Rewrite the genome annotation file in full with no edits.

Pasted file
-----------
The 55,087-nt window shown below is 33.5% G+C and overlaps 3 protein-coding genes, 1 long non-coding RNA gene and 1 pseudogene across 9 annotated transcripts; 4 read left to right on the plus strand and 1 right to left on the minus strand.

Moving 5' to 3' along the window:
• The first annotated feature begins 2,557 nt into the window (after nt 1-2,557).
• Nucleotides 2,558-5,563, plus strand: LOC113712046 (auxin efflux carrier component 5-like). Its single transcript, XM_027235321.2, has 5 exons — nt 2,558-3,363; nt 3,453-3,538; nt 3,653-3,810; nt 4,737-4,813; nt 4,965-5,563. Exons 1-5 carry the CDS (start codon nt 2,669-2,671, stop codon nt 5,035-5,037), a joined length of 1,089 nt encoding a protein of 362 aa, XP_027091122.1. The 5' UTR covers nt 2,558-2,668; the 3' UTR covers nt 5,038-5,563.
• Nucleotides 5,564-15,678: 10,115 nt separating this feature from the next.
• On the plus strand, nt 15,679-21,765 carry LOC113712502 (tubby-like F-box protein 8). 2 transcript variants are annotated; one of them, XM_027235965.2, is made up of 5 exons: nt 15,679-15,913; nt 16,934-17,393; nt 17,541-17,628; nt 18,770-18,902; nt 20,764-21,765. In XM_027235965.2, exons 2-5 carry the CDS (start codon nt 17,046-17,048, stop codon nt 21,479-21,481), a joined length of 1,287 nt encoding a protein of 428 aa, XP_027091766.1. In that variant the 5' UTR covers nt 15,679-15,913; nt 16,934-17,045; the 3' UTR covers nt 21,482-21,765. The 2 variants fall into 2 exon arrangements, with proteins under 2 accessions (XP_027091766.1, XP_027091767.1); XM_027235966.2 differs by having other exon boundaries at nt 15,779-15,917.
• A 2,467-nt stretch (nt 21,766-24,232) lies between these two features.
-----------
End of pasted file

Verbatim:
The 55,087-nt window shown below is 33.5% G+C and overlaps 3 protein-coding genes, 1 long non-coding RNA gene and 1 pseudogene across 9 annotated transcripts; 4 read left to right on the plus strand and 1 right to left on the minus strand.

Moving 5' to 3' along the window:
• The first annotated feature begins 2,557 nt into the window (after nt 1-2,557).
• Nucleotides 2,558-5,563, plus strand: LOC113712046 (auxin efflux carrier component 5-like). Its single transcript, XM_027235321.2, has 5 exons — nt 2,558-3,363; nt 3,453-3,538; nt 3,653-3,810; nt 4,737-4,813; nt 4,965-5,563. Exons 1-5 carry the CDS (start codon nt 2,669-2,671, stop codon nt 5,035-5,037), a joined length of 1,089 nt encoding a protein of 362 aa, XP_027091122.1. The 5' UTR covers nt 2,558-2,668; the 3' UTR covers nt 5,038-5,563.
• Nucleotides 5,564-15,678: 10,115 nt separating this feature from the next.
• On the plus strand, nt 15,679-21,765 carry LOC113712502 (tubby-like F-box protein 8). 2 transcript variants are annotated; one of them, XM_027235965.2, is made up of 5 exons: nt 15,679-15,913; nt 16,934-17,393; nt 17,541-17,628; nt 18,770-18,902; nt 20,764-21,765. In XM_027235965.2, exons 2-5 carry the CDS (start codon nt 17,046-17,048, stop codon nt 21,479-21,481), a joined length of 1,287 nt encoding a protein of 428 aa, XP_027091766.1. In that variant the 5' UTR covers nt 15,679-15,913; nt 16,934-17,045; the 3' UTR covers nt 21,482-21,765. The 2 variants fall into 2 exon arrangements, with proteins under 2 accessions (XP_027091766.1, XP_027091767.1); XM_027235966.2 differs by having other exon boundaries at nt 15,779-15,917.
• A 2,467-nt stretch (nt 21,766-24,232) lies between these two features.